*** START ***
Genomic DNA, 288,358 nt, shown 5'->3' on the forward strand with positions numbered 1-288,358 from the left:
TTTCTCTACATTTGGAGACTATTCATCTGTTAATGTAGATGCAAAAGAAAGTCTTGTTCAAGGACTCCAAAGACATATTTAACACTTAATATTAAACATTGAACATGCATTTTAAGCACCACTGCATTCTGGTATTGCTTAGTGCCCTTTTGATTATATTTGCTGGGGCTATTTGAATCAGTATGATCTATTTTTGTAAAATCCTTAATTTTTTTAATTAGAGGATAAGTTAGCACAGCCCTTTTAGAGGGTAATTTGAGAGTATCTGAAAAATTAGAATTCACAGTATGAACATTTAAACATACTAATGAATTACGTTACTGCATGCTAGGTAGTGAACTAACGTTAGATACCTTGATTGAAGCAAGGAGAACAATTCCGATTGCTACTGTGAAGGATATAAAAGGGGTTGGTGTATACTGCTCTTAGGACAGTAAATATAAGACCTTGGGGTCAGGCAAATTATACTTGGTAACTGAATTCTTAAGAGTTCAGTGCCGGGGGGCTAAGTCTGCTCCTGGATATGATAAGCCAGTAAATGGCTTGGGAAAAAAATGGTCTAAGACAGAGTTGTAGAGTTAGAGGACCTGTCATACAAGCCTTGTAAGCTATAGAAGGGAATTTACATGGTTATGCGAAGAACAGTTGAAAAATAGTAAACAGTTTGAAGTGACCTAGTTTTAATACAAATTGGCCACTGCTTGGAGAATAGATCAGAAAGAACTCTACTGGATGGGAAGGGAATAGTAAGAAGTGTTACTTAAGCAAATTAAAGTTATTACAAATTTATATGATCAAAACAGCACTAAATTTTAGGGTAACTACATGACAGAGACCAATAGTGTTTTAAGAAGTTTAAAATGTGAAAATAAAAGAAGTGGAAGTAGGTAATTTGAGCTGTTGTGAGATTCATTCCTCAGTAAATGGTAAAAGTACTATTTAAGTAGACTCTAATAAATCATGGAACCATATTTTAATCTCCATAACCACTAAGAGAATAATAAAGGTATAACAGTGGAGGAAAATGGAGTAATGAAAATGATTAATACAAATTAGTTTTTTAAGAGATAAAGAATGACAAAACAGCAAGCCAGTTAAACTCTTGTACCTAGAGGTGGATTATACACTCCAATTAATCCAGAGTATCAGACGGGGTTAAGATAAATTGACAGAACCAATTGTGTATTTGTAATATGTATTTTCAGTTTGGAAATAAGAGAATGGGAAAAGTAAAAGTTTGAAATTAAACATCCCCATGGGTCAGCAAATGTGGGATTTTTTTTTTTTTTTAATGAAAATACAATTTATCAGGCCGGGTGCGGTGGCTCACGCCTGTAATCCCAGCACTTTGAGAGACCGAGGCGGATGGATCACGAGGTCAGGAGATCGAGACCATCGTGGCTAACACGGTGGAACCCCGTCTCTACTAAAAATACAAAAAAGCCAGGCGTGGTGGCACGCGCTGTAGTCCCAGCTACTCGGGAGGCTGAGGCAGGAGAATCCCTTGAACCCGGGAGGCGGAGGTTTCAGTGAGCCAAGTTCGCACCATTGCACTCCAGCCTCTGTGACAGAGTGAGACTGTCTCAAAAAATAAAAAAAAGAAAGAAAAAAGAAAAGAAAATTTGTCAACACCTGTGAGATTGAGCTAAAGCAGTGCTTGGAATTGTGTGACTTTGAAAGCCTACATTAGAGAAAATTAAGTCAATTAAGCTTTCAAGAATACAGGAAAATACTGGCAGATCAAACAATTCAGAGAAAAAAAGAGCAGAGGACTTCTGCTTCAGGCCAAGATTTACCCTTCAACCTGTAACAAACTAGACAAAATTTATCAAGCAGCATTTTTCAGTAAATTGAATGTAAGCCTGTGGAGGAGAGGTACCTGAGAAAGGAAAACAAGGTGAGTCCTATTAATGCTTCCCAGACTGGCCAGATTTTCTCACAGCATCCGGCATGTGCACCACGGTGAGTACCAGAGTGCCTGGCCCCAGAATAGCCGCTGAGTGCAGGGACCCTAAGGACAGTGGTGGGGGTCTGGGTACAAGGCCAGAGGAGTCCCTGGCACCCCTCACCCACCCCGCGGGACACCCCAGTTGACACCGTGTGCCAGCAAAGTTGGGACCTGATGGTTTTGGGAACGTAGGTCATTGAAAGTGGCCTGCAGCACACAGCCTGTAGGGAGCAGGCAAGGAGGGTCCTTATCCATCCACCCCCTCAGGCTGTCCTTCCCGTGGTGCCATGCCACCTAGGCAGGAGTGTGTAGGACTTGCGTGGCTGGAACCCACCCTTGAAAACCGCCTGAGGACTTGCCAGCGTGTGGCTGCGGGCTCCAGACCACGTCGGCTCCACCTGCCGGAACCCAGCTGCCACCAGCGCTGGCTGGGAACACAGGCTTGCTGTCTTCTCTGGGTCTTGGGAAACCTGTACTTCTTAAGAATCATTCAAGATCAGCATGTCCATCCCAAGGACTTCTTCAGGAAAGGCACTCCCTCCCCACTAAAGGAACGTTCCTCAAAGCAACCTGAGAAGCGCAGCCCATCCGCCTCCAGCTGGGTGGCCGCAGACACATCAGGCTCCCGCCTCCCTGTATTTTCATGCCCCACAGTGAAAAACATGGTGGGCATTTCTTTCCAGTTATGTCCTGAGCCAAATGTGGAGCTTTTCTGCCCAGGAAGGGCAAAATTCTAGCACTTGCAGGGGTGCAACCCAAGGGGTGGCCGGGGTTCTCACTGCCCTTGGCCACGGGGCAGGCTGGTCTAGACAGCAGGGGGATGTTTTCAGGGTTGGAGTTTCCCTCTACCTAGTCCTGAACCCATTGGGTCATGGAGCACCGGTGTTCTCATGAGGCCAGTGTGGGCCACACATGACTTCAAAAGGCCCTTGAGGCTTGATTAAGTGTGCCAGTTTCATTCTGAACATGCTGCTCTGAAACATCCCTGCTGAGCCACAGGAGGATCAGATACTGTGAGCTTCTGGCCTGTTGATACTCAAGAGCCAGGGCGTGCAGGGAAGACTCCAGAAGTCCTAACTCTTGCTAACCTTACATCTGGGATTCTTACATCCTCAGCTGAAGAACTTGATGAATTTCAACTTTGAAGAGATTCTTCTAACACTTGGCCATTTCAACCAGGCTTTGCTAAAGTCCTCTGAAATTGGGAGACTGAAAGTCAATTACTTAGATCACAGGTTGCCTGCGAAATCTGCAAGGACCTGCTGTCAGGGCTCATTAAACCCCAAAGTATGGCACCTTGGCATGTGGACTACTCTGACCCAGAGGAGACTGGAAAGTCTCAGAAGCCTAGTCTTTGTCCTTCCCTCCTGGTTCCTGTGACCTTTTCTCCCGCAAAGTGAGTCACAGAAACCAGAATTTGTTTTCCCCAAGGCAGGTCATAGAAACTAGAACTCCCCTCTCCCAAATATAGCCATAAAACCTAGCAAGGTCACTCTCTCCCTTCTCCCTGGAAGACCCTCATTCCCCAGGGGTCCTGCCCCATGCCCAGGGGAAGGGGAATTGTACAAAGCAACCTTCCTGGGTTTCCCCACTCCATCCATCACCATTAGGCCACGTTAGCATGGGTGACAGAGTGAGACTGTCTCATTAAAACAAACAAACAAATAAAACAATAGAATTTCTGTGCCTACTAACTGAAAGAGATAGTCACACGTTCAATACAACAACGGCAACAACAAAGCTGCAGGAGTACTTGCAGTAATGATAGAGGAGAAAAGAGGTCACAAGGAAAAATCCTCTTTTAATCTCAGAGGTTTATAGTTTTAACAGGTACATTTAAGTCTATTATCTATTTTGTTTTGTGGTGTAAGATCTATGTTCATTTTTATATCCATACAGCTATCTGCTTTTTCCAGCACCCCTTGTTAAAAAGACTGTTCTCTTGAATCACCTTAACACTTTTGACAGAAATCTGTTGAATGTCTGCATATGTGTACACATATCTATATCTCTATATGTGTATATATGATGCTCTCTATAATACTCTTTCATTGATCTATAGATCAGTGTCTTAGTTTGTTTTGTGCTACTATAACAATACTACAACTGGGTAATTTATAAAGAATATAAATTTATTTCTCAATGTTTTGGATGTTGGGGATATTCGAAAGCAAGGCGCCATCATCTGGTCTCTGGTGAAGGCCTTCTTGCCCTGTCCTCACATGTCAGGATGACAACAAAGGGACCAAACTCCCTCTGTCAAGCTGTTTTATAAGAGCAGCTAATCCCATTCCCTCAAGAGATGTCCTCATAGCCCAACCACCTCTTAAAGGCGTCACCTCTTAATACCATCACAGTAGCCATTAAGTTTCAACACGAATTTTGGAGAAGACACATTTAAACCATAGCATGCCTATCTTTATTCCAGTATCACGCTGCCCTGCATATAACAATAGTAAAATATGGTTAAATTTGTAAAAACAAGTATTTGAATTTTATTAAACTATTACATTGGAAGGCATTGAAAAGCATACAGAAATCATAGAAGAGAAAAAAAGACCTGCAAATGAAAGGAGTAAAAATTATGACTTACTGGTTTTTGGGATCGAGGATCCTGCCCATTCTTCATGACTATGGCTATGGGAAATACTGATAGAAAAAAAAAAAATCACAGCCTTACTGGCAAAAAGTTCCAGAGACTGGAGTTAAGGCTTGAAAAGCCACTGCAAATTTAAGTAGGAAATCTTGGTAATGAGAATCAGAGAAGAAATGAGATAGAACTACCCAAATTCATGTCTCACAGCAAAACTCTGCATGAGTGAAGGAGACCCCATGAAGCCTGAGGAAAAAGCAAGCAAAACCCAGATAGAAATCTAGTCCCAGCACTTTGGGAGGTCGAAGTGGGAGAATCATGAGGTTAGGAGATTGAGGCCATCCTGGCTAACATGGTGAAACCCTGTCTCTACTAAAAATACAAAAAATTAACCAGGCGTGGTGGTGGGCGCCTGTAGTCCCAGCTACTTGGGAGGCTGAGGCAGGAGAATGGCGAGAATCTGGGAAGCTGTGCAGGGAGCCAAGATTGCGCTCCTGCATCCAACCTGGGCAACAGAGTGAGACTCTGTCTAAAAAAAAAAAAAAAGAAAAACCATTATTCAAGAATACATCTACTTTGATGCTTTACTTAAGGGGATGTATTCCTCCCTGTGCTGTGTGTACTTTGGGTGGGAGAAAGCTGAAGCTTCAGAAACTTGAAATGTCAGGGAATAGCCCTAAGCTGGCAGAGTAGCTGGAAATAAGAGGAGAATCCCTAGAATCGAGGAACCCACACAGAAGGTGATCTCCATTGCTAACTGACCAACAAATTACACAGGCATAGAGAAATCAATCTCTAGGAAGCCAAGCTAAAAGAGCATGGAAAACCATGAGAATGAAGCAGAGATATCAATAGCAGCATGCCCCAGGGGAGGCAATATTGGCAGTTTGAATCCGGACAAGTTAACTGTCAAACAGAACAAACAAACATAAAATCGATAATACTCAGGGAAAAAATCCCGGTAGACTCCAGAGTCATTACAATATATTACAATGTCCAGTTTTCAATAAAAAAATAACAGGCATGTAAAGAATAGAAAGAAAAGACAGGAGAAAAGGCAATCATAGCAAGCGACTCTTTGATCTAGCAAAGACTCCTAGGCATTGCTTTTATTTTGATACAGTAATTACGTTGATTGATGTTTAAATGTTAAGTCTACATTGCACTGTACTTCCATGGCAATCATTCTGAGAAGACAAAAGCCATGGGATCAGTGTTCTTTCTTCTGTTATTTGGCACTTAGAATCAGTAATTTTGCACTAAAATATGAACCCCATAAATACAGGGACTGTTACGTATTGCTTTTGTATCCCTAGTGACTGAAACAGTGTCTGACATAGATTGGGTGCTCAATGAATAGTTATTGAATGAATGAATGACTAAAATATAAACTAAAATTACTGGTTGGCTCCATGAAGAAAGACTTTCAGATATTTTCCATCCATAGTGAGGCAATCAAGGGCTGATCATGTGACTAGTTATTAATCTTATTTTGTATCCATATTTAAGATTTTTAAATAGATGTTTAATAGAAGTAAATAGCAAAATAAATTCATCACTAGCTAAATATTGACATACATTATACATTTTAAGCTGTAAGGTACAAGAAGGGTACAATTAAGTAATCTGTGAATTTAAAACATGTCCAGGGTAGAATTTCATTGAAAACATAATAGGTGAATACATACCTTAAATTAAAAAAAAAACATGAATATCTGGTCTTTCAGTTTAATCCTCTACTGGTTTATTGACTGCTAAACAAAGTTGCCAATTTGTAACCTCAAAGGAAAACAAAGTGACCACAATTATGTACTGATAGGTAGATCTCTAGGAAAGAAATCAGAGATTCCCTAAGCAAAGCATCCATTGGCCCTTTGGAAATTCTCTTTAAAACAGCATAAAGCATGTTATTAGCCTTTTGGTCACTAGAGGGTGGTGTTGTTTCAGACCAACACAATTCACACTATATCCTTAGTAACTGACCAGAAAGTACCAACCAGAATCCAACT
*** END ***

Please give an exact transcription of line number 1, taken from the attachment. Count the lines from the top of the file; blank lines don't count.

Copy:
Genomic DNA, 288,358 nt, shown 5'->3' on the forward strand with positions numbered 1-288,358 from the left: